President Trump’s executive order drew sharp rebukes from Church leaders, including:
- Bishop Joe Vásquez of Austin, Texas, the chairman of the USCCB’s Committee on Migration, released a Jan. 26 statement where he said the President’s executive order risked injuring local relationships between migrant communities and law enforcement and would force local jurisdictions to accept a “one-size-fits-all” approach to immigration policy. “I have enormous respect for and value our federal law enforcement agents who risk their lives every day to enforce our immigration laws. I also recognize that there may well be situations where local governments feel they need to foster a relationship with their communities by working with the victims of or witnesses to crime without instilling a fear that, by coming forward, they or their family members will be handed over to immigration authorities.”
- Bishop Joseph Kopacz of Jackson, Mississippi, issued a statement on Feb. 15 opposing a bill that would prohibit cities and universities from declaring themselves as sanctuaries for immigrants without legal documents. Kopacz calls the bill “flawed and not needed.”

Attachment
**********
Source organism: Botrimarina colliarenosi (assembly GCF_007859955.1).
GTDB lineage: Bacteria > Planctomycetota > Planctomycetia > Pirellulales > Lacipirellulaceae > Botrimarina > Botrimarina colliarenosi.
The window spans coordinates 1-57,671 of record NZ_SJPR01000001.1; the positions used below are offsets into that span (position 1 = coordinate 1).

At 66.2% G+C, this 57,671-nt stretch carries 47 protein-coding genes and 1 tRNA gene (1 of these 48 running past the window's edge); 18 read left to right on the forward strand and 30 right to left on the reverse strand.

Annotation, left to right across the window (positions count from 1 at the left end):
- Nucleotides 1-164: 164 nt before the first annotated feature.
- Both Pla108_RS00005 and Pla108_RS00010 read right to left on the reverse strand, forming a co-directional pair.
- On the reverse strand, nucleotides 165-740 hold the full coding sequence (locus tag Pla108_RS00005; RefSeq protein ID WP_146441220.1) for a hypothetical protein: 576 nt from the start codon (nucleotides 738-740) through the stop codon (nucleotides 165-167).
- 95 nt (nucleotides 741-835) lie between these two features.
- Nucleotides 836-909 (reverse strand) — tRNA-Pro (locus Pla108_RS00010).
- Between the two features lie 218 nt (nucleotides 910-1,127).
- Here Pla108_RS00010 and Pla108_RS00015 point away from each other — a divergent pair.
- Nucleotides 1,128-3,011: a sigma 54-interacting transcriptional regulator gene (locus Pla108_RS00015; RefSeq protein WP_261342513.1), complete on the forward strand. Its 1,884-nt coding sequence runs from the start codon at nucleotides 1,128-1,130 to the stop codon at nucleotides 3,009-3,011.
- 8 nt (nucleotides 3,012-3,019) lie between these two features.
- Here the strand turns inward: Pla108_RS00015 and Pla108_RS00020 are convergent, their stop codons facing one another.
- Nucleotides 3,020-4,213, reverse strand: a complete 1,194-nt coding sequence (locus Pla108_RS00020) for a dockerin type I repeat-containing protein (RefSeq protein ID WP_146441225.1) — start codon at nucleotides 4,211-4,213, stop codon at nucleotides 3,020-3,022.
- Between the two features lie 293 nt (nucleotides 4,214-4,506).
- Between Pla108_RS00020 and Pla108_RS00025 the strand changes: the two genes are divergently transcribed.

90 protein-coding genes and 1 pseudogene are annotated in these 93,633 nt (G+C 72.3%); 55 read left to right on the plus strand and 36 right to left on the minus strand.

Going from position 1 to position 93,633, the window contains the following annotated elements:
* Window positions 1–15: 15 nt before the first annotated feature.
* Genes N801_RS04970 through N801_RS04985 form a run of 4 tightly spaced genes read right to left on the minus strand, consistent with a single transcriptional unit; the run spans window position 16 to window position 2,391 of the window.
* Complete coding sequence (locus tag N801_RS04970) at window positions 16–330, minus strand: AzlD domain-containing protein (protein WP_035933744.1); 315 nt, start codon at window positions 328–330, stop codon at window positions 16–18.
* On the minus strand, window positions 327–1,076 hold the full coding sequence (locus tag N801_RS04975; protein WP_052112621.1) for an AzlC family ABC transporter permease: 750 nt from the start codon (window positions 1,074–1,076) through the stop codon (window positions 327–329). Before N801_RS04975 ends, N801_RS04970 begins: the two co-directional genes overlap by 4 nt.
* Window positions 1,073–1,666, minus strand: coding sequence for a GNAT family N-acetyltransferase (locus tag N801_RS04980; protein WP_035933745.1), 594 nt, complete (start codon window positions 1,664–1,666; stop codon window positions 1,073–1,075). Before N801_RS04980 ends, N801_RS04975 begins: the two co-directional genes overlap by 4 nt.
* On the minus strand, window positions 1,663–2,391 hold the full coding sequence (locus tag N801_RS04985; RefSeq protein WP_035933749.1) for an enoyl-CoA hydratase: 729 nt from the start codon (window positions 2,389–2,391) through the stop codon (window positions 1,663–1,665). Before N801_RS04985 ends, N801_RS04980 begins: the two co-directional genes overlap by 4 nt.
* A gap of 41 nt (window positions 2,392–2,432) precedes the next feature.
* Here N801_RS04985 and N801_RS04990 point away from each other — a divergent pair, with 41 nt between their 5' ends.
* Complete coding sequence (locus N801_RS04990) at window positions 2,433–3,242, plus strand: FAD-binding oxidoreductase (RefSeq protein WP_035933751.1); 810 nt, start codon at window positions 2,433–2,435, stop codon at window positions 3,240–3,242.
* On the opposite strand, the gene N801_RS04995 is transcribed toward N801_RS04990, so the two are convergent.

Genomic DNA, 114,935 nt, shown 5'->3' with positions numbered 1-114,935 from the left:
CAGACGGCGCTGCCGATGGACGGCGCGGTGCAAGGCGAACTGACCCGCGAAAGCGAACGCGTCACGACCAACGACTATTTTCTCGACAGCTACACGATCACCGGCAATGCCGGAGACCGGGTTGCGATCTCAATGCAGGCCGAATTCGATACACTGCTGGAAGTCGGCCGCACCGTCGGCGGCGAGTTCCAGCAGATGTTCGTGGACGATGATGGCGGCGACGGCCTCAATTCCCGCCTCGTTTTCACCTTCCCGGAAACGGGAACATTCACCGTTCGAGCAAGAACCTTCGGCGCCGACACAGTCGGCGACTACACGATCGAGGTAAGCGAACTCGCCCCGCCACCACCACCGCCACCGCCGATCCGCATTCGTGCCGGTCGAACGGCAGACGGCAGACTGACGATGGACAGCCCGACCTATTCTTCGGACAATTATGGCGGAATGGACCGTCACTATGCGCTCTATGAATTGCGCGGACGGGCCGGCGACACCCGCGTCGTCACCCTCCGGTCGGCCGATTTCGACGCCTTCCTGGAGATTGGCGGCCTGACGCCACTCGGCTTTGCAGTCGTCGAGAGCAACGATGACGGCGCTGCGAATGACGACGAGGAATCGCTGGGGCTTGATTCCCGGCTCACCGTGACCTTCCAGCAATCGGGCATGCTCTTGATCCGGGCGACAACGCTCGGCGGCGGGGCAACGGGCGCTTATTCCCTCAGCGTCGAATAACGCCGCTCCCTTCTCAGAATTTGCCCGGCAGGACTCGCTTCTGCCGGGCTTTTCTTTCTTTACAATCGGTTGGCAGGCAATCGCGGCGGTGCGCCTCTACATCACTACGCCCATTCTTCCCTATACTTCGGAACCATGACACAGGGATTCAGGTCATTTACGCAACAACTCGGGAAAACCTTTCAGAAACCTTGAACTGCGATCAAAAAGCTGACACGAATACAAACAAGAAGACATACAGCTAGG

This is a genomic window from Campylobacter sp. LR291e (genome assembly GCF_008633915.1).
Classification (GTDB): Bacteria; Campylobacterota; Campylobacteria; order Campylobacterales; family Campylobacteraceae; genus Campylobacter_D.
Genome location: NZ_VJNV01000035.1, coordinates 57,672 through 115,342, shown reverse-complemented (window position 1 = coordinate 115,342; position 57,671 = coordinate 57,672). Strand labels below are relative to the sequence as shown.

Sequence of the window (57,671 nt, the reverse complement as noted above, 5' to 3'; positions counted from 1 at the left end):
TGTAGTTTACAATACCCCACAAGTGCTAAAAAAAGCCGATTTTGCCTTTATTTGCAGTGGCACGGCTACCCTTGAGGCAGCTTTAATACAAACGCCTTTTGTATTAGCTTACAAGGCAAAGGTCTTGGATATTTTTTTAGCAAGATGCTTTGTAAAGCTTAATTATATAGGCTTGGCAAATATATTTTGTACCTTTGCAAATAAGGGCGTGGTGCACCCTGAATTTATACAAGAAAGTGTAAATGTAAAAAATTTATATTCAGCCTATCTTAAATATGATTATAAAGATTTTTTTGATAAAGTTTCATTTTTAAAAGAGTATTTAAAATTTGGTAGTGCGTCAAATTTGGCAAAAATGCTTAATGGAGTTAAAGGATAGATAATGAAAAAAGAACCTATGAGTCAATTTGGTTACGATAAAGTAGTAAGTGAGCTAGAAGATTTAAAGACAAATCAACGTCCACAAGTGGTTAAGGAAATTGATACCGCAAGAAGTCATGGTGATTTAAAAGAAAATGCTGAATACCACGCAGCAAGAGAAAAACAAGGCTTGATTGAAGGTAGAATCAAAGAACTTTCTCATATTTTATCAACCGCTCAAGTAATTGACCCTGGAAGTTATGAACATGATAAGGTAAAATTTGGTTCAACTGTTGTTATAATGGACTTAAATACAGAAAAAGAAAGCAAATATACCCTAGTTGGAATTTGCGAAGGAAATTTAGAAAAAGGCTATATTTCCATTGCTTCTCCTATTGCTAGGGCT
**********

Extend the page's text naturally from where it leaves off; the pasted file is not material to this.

- The Texas Conference of Catholic Bishops condemned a new Texas law passed in late April that punishes local police officers if they do not cooperate with detainer requests issued by U.S. Immigration and Customs Enforcement (ICE), as well as enables local police to inquire into the legal status of anyone arrested or detained.
- Cardinal Daniel DiNardo of Galveston-Houston, who is also President of the USCCB, called the Texas law inhumane: “Immigration law should be enforced in a way that is targeted, proportional and humane. This bill does not meet the standard.”